So how does “fire ice” differ from the run of the mill natural gas?  Well, they don’t.  Hydrates are routinely formed during the refining process.  The hydrates can cause damage to the pipelines by blocking the flow.  Ethylene glycol (antifreeze) can be used to stop the hydrates from forming. 

Since methane hydrates are a form of natural gas, why are methane hydrates important?  One reason is that it is natural gas.  Natural gas is used primary in electrical generation in the US.  Natural gas burns cleaner then coal or petroleum.  Another reason the “fire ice” can be important is in transportation.  To ship natural gas around the world, it is common to change it from a gaseous form to a liquid.  This, very logically, is called liquefied natural gas.  It takes a lot of energy to cool the gas down to – 256 degrees Fahrenheit.  The “fire ice” remains stable at much higher temperatures, -4 degrees Fahrenheit.    

“Fire ice” might be cheaper to transport, but it will not be a “silver bullet” that solves all our energy needs.  For that there is no single, easy answer.


Happy Birthday George Observatory!

20 years ago, it was still the 80s. The Hubble Telescope had not been launched, nor returned the extraordinary images from the deepest regions of space that inspire such wonder today. Construction on the International Space Station hadn’t yet begun, and Pluto was still a planet.

Girl Scouts

And, 20 years ago today, the George Observatory was born. Since then, countless school children, aspiring astronomers, and people just interested in seeing the beauty of the stars and planets have visited the facility in Brazos Bend State Park.

For 20 years, kids have participated in simulated space missions by heading for outer space in our Challenger Learning Center. Visitors have gazed through our three telescopes, open to the public almost every Saturday night. Through our large 36′ Gueymard Research Telescope, visitors have been able to view the craters on the moon, all of the planets, comets, meteors, eclipses, and various stars and constellations. Using the telescope, a group from the Fort Bend Astronomy Club has discovered more than 400 asteroids – and named five of them. Come by on a Saturday night, and you’ll meet many of them – as they’re frequently on hand to share a look through their telescopes and a passion for observing.

Over the last 20 years, dozens of probes and satellites have been sent to scout nearby moons and planets. NASA has plans to study them in more detail, explore new masses, and is planning the completion of the International Space Station in 2011.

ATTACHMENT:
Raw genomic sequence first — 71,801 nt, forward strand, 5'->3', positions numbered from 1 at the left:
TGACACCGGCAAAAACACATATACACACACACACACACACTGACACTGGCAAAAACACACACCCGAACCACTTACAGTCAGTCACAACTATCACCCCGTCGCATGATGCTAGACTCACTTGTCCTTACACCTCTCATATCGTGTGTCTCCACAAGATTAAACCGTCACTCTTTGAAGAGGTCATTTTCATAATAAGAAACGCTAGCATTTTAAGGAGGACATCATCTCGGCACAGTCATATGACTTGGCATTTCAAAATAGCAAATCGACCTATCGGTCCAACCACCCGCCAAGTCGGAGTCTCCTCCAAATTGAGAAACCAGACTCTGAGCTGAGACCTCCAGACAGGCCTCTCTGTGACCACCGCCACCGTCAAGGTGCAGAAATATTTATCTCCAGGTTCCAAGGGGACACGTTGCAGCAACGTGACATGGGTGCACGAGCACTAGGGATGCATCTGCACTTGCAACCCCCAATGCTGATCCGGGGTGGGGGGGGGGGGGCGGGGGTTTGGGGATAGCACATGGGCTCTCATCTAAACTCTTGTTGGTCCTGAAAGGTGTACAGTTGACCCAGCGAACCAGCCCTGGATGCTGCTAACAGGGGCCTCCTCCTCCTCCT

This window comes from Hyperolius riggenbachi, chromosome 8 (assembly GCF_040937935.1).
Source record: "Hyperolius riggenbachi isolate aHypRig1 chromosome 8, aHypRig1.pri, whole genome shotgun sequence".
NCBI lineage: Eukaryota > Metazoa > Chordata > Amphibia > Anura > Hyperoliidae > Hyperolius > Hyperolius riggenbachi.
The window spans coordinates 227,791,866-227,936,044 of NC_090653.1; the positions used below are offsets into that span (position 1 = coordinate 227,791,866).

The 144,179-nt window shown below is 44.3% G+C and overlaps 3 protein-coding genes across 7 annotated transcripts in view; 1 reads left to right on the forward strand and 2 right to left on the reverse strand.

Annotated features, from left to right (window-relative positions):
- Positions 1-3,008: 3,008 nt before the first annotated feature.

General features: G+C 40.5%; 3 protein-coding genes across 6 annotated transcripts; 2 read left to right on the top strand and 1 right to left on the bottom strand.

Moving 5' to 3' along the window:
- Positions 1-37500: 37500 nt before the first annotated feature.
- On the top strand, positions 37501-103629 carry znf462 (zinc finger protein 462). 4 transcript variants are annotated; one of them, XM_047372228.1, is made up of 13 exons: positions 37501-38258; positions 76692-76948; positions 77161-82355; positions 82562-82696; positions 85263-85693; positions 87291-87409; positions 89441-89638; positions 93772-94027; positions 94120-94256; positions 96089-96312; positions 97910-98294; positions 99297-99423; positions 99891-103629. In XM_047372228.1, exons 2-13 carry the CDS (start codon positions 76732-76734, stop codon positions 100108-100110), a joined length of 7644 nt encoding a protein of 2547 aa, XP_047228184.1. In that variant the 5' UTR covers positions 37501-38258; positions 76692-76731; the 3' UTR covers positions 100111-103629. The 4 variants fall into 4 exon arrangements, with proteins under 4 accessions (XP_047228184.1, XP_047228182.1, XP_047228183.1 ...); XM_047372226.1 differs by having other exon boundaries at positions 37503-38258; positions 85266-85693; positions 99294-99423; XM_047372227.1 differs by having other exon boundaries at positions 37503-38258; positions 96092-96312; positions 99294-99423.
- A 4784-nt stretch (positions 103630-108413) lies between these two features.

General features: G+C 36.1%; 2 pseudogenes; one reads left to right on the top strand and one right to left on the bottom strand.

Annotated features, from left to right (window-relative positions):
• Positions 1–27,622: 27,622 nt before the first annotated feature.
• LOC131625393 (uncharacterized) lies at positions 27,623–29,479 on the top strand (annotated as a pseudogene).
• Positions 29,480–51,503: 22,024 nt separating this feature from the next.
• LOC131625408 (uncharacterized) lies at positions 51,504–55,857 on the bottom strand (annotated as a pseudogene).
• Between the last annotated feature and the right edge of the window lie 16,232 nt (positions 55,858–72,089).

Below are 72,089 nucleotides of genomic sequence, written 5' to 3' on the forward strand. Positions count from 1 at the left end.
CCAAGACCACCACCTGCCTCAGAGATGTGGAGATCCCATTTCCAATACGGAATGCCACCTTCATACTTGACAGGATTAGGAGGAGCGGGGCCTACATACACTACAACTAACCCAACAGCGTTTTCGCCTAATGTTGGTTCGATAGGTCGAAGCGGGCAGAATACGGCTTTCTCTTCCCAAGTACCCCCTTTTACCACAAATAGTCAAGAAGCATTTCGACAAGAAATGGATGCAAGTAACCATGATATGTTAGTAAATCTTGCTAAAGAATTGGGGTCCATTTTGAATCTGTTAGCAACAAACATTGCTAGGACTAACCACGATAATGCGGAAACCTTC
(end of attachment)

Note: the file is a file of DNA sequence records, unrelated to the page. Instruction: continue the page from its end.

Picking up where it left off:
Who knows what the future of space holds for mankind? Supernovas exploding in the deep of space, space colonization, or even intelligent life on other planets. We fervently hope that the George will inspire kids to be a part of the future of science and space exploration, wherever that might lead them – and into an exploration of the unknown. We look forward to discovering the future of space and uncovering new mysteries along with you at the George Observatory.
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Book List: Astronomy

One of my favorite quotations is from the astronomer Carl Sagan.  “Somewhere something incredible is waiting to be known.”  I hope you will find something incredible in the HMNS book list  for April, featuring books about astronomy. 

Rainbow Guard
Creative Commons License photo credit: linh.ngân

Gazing at the sky, both during the day and at night, can provide endless hours of entertainment and awe.  Who has not lain on their back in the summer grass and watched the changing cloud formations?  The constantly moving shapes provide each person the chance to use their imagination.  “Do you see that tree?”  “What tree?  I see a bear.”  But at night things are different, as the sky is full of stars with patterns of their own.

A beautiful book about the night sky is Zoo in the Sky, a Book of Animal Constellations, by Jacqueline Mitton and illustrated by Christina Balit.  This exquisite book begins:

     
    “When the sun sets, darkness falls.  The stars appear one by one.  Then the sky turns